China-based Perfect World Entertainment reported a decline in profits for the third quarter, citing poorly performing North American properties. During the three-month period ended September 30, 2014, Perfect World earned ¥974 billion ($158.7 million) in revenue, up by around 5 percent compared to the same period a year ago. The five percent growth was attributed to the ongoing success of DOTA2 in China, which the company operates for Valve and the successful launch of mobile games CrossGate Mobile and Forsaken World.
Activision Blizzard has settled its lawsuit filed by shareholders after the company bought back a controlling interest in the former majority stakeholder Vivendi in 2013.
In a press release announcing the settlement, which still requires the approval of the Delaware court where the class action lawsuit was filed, the board of directors said the following:
According to this Gamasutra report, Majesco and its indie publishing label Midnight City are in serious financial trouble. According to sources "inside and outside the company" and several SEC filings by the company in the last week, Majesco is having financial trouble and has laid off some of its staff.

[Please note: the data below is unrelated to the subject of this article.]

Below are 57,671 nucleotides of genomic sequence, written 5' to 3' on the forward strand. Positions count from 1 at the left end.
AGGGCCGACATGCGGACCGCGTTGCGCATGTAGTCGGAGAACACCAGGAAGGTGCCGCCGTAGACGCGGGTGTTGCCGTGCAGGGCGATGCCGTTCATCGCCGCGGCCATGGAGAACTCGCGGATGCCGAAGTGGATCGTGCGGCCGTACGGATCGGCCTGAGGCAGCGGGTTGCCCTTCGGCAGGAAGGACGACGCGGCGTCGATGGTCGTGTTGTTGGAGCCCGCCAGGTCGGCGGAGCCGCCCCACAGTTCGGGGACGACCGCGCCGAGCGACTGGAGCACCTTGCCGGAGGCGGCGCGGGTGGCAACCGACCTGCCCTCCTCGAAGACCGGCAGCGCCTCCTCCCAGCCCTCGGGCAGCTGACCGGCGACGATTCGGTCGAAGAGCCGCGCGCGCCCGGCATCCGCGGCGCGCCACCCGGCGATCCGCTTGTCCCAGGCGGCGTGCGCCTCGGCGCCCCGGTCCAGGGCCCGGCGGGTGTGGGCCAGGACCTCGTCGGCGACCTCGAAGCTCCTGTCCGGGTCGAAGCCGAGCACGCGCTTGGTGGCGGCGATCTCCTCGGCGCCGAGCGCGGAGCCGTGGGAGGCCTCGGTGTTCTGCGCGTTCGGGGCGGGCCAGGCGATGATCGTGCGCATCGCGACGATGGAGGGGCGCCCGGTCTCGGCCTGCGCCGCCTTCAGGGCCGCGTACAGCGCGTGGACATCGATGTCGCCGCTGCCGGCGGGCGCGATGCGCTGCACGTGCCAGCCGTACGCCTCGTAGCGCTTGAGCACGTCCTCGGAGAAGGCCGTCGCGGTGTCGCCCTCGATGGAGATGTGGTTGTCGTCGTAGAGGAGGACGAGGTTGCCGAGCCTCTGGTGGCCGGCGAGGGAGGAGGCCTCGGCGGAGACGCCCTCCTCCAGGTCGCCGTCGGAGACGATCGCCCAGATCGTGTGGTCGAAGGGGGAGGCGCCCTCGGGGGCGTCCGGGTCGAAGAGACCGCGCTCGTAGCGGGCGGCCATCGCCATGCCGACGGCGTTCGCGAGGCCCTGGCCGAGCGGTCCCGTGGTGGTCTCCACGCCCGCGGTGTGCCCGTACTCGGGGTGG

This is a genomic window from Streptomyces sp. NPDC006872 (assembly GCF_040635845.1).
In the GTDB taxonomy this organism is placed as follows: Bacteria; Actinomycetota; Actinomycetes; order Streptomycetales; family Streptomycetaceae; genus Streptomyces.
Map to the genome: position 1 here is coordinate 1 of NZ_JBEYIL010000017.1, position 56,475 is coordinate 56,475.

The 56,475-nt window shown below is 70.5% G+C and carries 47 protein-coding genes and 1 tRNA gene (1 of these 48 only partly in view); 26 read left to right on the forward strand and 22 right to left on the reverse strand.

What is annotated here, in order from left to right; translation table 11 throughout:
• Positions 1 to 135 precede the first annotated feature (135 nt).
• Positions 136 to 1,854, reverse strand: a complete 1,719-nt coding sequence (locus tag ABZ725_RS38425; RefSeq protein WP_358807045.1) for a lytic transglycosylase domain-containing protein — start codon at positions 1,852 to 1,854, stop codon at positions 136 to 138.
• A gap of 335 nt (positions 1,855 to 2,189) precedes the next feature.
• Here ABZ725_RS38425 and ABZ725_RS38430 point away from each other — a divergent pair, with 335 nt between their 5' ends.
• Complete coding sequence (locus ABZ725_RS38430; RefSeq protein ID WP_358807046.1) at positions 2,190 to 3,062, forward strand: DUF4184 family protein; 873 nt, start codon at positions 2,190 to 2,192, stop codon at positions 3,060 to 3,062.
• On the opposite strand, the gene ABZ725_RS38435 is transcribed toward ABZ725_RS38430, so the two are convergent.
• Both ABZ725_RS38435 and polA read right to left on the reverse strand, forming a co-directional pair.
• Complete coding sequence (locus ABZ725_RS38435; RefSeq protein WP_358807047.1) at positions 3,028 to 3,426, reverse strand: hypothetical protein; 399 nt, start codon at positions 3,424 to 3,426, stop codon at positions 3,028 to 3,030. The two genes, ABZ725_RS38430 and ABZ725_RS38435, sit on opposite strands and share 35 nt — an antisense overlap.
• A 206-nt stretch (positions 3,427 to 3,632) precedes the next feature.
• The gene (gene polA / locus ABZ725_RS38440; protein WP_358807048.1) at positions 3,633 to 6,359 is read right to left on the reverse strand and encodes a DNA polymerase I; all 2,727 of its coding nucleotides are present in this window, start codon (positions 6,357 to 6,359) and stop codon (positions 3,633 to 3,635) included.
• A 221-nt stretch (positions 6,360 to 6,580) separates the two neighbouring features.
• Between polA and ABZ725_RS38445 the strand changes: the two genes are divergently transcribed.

According to a Game Informer report, Warner Bros. is making company-wide layoffs - and those layoffs will begin this week. A memo obtained by GI attributed to Warner Bros. CEO Kevin Tsujihara sent to employees reveals that layoffs are going to happen until the first quarter of 2015 in all divisions of the company.
Activision Blizzard reported record third-quarter earnings, with year-over-year increases in revenues and income based on sales of its hit franchise Destiny and continued growth with World of Warcraft and Hearthstone. On a GAAP basis, the company reported sales of $753 million, way up from the $691 million from the same periods a year ago. On a non-GAAP basis, the company reported net revenues of $1.17 billion, way up from $657 million in the same period a year ago.
Sweden-based eSports leader Dreamhack has fired its CEO Robert Ohlén a month before the organization's annual winter event. Dreamhack started in Sweden in 1997, and it now organizes two annual events. The firing was confirmed by The Daily Dot, who spoke to Fredrik Nystrom, DreamHack's head of PR. Nystrom didn't offer comment beyond that confirmation, but The Daily Dot described the situation as an "internal power struggle" concerning the "public face of the company."